[0031] In FIG. 2 and FIG. 4b, the external frame 26 of the present invention also has two shoulder straps 21 attached to it. The ends of the shoulder straps attach near the bottom and near the top of the frame. The preferred bottom attachment point is to a horizontal tube 51b that runs between the two side tubes 24. Or, alternatively, the shoulder strap lower end can be bolted or pinned to other frame tubes. The top section of the external frame may also have one or more horizontal tubes between the two side tubes. In addition, a V shaped tube 23 is attached between the side tubes at the top. The top end of each shoulder strap 21 is attached in a manner that allows it to slide along the V tube member 23 on each side of the hikers neck. This allows the hiker to change the width of the shoulder strap mounting point while walking to maximize comfort. Or, if left untended, the shoulder belts tend to slide along the V tube to the optimum position for the hiker; a shorter hiker will see the straps slide down the V tube to a narrow position while a taller and bigger hiker will have a neck and shoulders that will push the attachment points upward and outward.

[0032] On the present invention, the vertical distance between the waist belt 13 and the V tube 23 is greater than the distance found on a typical external frame backpack such as the Kelty models and is such that the shoulder belts do not touch the top of the hiker's shoulders, even for tall hikers. The shoulder straps 21 attach at an upward angle from horizontal, not a downward angle. This allows one size of backpack to fit all customers. The shoulder straps 21 provide stability to the pack to limit pack movement while walking. The straps 21 provide a weight bearing ability only if they are adjusted very tight to allow the pectoral muscles of the chest to bear some component of the compression force. This high mounting level of the V tube 23 and shoulder straps 21 eliminates one of the biggest complexities of other backpack designs—the requirement for different size frames to match the differing torso lengths of the human population. The present invention solves this problem in the same manner that the automotive seat/shoulder belt solves an identical problem. The shoulder strap mounting geometry of the present invention is similar to that used in cars for safety belts. While traditional backpacks are offered in many sizes, cars come with only one seat size to fit all drivers. One safety belt and one seat size fits all drivers because the waist belt is adjustable and the shoulder belt does not arch down over the shoulder, it angles straight up across the pectoral region to a high attachment point on the frame of the vehicle. The backpack of the present invention offers a similar geometry allowing it to be offered in only one size that will fit children and adults, men and women. This allows a family to share or swap backpacks and also reduces inventory costs for manufacturers, distributors, and retailers.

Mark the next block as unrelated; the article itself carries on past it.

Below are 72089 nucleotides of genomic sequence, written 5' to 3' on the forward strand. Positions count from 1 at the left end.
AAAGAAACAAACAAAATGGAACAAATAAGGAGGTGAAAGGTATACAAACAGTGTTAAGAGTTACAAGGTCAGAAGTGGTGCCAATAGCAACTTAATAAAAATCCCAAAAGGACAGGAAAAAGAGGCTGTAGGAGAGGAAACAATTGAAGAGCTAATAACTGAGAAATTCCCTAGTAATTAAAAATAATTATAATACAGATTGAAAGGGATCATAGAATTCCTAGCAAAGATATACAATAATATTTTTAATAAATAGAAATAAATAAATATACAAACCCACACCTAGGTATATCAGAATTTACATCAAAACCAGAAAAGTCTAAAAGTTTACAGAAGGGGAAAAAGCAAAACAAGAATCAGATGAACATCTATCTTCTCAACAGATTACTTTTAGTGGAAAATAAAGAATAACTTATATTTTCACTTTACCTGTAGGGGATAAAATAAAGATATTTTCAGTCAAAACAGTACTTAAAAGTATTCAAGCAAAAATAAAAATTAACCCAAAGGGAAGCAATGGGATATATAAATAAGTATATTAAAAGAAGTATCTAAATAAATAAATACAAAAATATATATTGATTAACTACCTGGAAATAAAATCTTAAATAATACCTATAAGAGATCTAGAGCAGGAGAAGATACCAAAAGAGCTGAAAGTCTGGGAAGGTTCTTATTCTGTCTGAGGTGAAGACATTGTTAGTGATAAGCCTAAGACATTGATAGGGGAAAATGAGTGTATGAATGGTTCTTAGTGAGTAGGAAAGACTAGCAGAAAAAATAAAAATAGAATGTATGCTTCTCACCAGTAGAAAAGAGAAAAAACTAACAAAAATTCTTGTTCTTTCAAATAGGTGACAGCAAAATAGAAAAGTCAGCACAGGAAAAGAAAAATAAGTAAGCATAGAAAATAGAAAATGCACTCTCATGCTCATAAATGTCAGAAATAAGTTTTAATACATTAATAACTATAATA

[0033] The frame of the present invention offers several improvements. The two side tubes 24 of the external frame 26 are not parallel in contrast to the external frame packs in the citations which are generally rectangular in the posterior view causing the wide upper section to catch on branches along the trail. The present invention slants the side elements of the frame inward towards each other at the top. This makes the top of the frame narrower than the bottom by typically several inches allowing tight spaces to be negotiated more easily by the hiker. Another advantage of a frame with a narrow top is the resulting smaller volume of the pack bag at the top. This reduces the gear weight in the top of the pack, making it easier for the hiker's natural balancing skills to re-balance the load over his center of gravity with each step, thus reducing or eliminating thousands of small muscle exertions that produce fatigue.

[0034] The frame of a typical external frame backpack will show a loop of metal or a plastic casting across the top to allow lashing gear on top of the pack bag. The frame of the present invention does not have this loop; the ends of each side tube 24 extend free of the pack bag by several inches, creating a post several inches tall. These two posts are very useful to the hiker as they provide a convenient point from which to hang gear. For instance, many hikers are using one or two telescoping hiking poles to improve hiking stamina. These poles are very inconvenient at times, such as when the hiker needs to use a camera or compass. A hiking pole can be quickly hung from the frame posts 24, even while walking, to free up a hand to use other equipment. Hydration packs 32 are also very popular with hikers and are easily hung from the frame posts 24. Other items like towels, shoes, rain ponchos, and hats are easily hung from the frame posts. The hiker does not have to stop and take his pack off to retrieve an item; this allows the hiker to keep walking at a steady pace and increase the mileage covered each day.